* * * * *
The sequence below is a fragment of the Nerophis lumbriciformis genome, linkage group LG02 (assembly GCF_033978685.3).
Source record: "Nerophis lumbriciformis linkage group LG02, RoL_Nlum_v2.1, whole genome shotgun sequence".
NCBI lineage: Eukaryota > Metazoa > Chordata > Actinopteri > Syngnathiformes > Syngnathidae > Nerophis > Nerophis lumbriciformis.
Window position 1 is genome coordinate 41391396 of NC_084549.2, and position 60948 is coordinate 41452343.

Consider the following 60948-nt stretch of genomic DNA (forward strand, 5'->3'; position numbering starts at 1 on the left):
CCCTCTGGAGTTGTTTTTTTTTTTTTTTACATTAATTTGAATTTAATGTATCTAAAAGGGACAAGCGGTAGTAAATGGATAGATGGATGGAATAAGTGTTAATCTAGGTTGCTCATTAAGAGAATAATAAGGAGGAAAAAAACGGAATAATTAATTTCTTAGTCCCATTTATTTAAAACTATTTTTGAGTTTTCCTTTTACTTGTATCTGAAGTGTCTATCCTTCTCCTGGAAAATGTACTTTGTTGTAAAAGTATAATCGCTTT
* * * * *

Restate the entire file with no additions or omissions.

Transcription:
The sequence below is a fragment of the Nerophis lumbriciformis genome, linkage group LG02 (assembly GCF_033978685.3).
Source record: "Nerophis lumbriciformis linkage group LG02, RoL_Nlum_v2.1, whole genome shotgun sequence".
NCBI lineage: Eukaryota > Metazoa > Chordata > Actinopteri > Syngnathiformes > Syngnathidae > Nerophis > Nerophis lumbriciformis.
Window position 1 is genome coordinate 41391396 of NC_084549.2, and position 60948 is coordinate 41452343.

Consider the following 60948-nt stretch of genomic DNA (forward strand, 5'->3'; position numbering starts at 1 on the left):
CCCTCTGGAGTTGTTTTTTTTTTTTTTTACATTAATTTGAATTTAATGTATCTAAAAGGGACAAGCGGTAGTAAATGGATAGATGGATGGAATAAGTGTTAATCTAGGTTGCTCATTAAGAGAATAATAAGGAGGAAAAAAACGGAATAATTAATTTCTTAGTCCCATTTATTTAAAACTATTTTTGAGTTTTCCTTTTACTTGTATCTGAAGTGTCTATCCTTCTCCTGGAAAATGTACTTTGTTGTAAAAGTATAATCGCTTT